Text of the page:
“People fear Putin, and they should.”
So many of us are worried about the threat of nuclear escalation by Vladimir Putin, especially as the Russia-Ukraine invasion looks increasingly violent and chaotic. But just how likely is Putin to push this threat into reality? To find out, Katie reached out to a true expert on the subject and the region.
Michael McFaul was the U.S. Ambassador to Russia from 2012 to 2014, and is currently a political science professor at Stanford and a columnist for the Washington Post. McFaul also worked for the U.S. National Security Council as the senior director of Russian and Eurasian affairs. And even he’s shocked by what he’s witnessed from Putin over the last week.
“This is unprecedented,” says McFaul. “I cannot recall a Soviet Russian or American leader whoever said things that were so starkly threatening, even during the Cuban Missile crisis. He has broken a taboo.” Watch he and Katie’s conversation about the state of the Russia-Ukraine invasion — and what U.S. leaders can and should do to stop this crisis from worsening even further:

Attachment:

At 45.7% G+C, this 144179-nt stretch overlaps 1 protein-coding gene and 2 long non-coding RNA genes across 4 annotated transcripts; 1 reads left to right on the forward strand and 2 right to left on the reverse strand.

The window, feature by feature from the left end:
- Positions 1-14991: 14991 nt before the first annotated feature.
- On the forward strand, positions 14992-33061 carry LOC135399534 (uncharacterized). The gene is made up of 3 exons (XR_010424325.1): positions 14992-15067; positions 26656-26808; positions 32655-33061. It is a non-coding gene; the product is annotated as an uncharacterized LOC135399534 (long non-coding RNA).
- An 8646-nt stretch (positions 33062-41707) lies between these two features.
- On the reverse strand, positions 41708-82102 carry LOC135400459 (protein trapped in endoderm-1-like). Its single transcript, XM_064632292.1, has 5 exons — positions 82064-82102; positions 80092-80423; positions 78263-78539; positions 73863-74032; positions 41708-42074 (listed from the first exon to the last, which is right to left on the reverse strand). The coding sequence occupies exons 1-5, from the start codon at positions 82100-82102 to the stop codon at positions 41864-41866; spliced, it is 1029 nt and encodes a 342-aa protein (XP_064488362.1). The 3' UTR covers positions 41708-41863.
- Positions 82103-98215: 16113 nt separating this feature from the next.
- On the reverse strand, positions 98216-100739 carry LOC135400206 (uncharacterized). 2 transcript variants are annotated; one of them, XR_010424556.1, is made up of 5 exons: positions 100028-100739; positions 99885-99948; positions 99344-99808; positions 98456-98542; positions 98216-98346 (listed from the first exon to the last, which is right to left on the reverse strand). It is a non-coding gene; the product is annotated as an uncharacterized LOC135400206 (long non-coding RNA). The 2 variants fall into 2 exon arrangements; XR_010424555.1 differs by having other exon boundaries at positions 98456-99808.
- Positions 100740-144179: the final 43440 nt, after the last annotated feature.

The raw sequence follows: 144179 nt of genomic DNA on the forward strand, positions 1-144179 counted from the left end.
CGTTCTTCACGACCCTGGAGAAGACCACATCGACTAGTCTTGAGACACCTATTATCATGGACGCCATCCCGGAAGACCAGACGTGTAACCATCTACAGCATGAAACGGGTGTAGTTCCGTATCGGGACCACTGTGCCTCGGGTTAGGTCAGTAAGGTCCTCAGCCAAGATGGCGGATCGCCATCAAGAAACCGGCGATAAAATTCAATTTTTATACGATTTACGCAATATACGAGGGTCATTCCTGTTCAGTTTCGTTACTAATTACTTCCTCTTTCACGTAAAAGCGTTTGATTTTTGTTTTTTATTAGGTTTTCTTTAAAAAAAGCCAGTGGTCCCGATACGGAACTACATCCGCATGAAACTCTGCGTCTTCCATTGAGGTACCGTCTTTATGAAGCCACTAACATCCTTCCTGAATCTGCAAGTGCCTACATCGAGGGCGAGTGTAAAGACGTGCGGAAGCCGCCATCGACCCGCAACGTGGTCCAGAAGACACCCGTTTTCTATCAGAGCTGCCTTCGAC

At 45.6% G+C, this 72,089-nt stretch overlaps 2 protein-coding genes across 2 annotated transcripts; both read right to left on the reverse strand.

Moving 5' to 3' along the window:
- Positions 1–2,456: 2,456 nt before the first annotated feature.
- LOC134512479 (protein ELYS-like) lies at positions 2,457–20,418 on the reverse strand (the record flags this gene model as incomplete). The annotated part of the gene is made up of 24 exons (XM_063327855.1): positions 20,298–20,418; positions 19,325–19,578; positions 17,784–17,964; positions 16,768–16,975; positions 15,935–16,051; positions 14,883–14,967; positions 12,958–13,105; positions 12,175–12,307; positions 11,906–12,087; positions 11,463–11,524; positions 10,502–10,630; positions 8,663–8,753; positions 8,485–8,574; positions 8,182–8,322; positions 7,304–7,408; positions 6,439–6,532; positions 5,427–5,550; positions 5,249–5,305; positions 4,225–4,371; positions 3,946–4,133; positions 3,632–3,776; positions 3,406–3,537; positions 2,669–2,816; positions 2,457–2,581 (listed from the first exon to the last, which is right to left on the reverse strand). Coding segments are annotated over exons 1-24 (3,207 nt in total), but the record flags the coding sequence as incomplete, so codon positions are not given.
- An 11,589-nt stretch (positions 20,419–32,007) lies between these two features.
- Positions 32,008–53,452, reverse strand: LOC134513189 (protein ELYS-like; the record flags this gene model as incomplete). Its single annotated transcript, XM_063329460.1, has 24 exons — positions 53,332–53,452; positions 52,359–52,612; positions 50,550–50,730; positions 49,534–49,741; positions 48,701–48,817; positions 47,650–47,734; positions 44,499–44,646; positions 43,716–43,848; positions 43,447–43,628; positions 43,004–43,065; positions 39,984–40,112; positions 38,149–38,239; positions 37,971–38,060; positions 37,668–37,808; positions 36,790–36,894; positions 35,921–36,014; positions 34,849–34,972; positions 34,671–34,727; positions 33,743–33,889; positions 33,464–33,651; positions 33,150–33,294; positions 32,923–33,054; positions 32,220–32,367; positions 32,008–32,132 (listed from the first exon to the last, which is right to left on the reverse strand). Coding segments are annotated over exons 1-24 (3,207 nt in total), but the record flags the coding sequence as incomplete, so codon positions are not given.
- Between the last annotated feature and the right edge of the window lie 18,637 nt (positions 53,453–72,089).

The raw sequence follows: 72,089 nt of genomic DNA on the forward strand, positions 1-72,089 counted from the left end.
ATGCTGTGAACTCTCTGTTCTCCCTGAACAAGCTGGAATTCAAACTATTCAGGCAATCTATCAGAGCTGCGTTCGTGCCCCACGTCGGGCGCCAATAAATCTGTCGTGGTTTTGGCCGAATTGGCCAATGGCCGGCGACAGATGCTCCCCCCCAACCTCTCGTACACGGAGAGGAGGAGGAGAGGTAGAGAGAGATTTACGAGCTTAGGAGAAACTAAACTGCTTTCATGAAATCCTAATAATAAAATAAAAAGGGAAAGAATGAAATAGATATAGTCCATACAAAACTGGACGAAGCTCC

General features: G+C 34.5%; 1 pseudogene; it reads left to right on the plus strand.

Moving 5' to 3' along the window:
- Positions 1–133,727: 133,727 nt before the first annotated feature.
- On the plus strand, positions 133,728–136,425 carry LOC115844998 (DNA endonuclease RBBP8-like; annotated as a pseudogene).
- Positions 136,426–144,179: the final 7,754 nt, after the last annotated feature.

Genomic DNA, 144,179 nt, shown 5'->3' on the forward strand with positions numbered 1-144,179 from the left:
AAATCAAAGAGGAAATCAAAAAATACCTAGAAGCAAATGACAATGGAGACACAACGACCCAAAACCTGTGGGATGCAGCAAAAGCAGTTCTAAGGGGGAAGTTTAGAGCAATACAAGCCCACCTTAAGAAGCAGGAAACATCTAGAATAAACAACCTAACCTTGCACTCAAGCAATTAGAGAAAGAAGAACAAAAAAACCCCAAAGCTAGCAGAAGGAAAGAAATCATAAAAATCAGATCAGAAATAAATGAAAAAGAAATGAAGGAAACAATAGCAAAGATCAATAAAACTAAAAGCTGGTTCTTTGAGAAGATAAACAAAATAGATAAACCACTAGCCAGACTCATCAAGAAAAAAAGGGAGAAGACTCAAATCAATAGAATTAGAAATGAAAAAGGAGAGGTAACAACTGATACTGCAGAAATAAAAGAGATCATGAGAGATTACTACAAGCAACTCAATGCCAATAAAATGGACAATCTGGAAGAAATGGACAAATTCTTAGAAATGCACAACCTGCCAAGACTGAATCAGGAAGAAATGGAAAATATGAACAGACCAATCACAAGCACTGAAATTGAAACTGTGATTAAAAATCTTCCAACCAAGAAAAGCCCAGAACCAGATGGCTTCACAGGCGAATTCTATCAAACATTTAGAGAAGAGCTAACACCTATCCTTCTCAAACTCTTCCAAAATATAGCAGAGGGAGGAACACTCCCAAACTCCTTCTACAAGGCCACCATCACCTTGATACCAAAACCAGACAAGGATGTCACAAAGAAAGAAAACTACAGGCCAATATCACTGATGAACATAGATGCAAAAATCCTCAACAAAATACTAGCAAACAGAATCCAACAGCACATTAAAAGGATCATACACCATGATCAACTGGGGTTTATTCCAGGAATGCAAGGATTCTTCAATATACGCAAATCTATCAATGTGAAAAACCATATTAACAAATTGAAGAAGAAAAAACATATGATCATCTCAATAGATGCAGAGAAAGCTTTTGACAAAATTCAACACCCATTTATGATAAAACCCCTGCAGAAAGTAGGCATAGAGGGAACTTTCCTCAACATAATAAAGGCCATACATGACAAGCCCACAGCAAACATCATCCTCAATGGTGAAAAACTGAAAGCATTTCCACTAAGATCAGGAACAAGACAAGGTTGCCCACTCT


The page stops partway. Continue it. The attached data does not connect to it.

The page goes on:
Or read their Q&A right here:
Katie Couric: Mike, you know more about Russia than just about anyone, so set the scene for us. It’s day six of the invasion of Ukraine by Russia. What is happening now?
Michael McFaul: Right now, we’re witnessing a change in tactics by Vladimir Putin and his army. The original strategy was kind of “shock and awe” — to try to bomb a few cities, threaten a few places, and hope that the Ukrainian army would run. Then this could be all over. That didn’t happen. The Russian army has sustained an amazing number of casualties — 6,000 soldiers have already died. So now they’ve shifted to an old tactic, which we seen in Syria, where they are, are going to bomb and occupy major cities. And that’s what’s happening right now. I think it will be a major escalation in the number of people that will die. And first and foremost, that’s Ukrainian civilians.